Development and implementation of a radiation therapy incident learning system compatible with local workflow and a national taxonomy

Abstract

Purpose: Collaborative incident learning initiatives in radiation therapy promise to improve and standardize the quality of care provided by participating institutions. However, the software interfaces provided with such initiatives must accommodate all participants and thus are not optimized for the workflows of individual radiation therapy centers. This article describes the development and implementation of a radiation therapy incident learning system that is optimized for a clinical workflow and uses the taxonomy of the Canadian National System for Incident Reporting – Radiation Treatment (NSIR-RT).

Methods: The described incident learning system is a novel version of an opensource software called the Safety and Incident Learning System (SaILS). A needs assessment was conducted prior to development to ensure SaILS (a) was intuitive and efficient (b) met changing staff needs and (c) accommodated revisions to NSIRRT. The core functionality of SaILS includes incident reporting, investigations, tracking, and data visualization. Postlaunch modifications of SaILS were informed by discussion and a survey of radiation therapy staff.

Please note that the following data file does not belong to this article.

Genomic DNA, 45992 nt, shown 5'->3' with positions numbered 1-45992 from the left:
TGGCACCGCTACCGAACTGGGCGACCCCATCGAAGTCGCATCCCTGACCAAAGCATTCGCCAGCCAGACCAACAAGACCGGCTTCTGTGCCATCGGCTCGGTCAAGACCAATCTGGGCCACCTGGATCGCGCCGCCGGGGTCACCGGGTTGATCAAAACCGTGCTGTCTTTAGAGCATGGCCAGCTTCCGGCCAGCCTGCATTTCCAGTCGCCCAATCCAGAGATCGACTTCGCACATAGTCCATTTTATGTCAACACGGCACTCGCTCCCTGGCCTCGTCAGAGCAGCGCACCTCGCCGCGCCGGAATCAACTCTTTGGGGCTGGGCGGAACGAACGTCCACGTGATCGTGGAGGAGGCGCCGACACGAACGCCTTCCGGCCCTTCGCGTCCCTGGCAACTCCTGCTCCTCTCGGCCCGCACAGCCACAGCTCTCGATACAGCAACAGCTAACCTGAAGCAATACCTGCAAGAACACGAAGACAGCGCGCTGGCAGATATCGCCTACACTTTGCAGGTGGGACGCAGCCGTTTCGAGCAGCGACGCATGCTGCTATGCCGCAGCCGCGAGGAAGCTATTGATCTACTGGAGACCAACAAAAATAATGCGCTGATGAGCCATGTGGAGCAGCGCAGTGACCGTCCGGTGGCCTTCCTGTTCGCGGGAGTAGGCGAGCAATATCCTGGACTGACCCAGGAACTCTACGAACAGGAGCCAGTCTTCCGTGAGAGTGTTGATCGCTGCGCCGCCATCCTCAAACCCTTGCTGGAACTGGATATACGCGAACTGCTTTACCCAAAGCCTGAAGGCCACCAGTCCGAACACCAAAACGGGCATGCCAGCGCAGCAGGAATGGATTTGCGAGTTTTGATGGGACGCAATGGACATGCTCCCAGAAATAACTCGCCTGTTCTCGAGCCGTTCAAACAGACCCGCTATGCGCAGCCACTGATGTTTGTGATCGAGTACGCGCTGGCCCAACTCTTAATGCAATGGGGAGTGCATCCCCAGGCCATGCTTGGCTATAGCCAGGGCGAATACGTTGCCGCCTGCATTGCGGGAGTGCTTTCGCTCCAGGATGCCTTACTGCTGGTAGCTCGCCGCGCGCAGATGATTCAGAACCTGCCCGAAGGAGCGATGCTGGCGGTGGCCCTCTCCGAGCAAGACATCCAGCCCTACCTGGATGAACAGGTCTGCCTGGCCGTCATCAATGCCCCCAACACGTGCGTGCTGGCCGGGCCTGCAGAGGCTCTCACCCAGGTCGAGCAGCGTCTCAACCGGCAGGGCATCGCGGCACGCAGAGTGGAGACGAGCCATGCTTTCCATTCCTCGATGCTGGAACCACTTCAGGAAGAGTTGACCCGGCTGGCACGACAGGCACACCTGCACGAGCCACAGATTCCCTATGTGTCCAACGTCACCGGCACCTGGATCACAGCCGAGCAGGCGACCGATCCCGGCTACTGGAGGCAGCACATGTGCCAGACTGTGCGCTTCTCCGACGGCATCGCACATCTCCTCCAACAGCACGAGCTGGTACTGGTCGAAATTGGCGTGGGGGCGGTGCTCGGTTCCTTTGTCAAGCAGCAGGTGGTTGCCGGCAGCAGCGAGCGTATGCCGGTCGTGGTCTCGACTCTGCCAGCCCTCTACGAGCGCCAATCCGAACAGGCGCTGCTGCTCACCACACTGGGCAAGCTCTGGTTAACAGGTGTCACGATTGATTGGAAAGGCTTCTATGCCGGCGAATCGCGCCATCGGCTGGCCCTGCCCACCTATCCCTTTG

Results: There were 240 incidents detected and reported using SaILS in 2016 and the number of incidents per month tended to increase throughout the year. An increase in incident reporting occurred after switching to fully online incident reporting from an initial hybrid paper-electronic system. Incident templating functionality and a connection with our center’s oncology information system were incorporated into the investigation interface to minimize repetitive data entry. A taskable actions feature was also incorporated to document outcomes of incident reports and has since been utilized for 36% of reported incidents.

Conclusions: Use of SaILS and the NSIR-RT taxonomy has improved the structure of, and staff engagement with, incident learning in our center. Software and workflow modifications informed by staff feedback improved the utility of SaILS and yielded an efficient and transparent solution to categorize incidents with the NSIRRT taxonomy.

Publication
In Journal of Applied Clinical Medical Physics
Logan Montgomery
Logan Montgomery
PhD Student
Tarek Hijal
Tarek Hijal
Associate Professor, Co-founder of the Opal Health Informatics Group
John Kildea
John Kildea
Assistant Professor of Medical Physics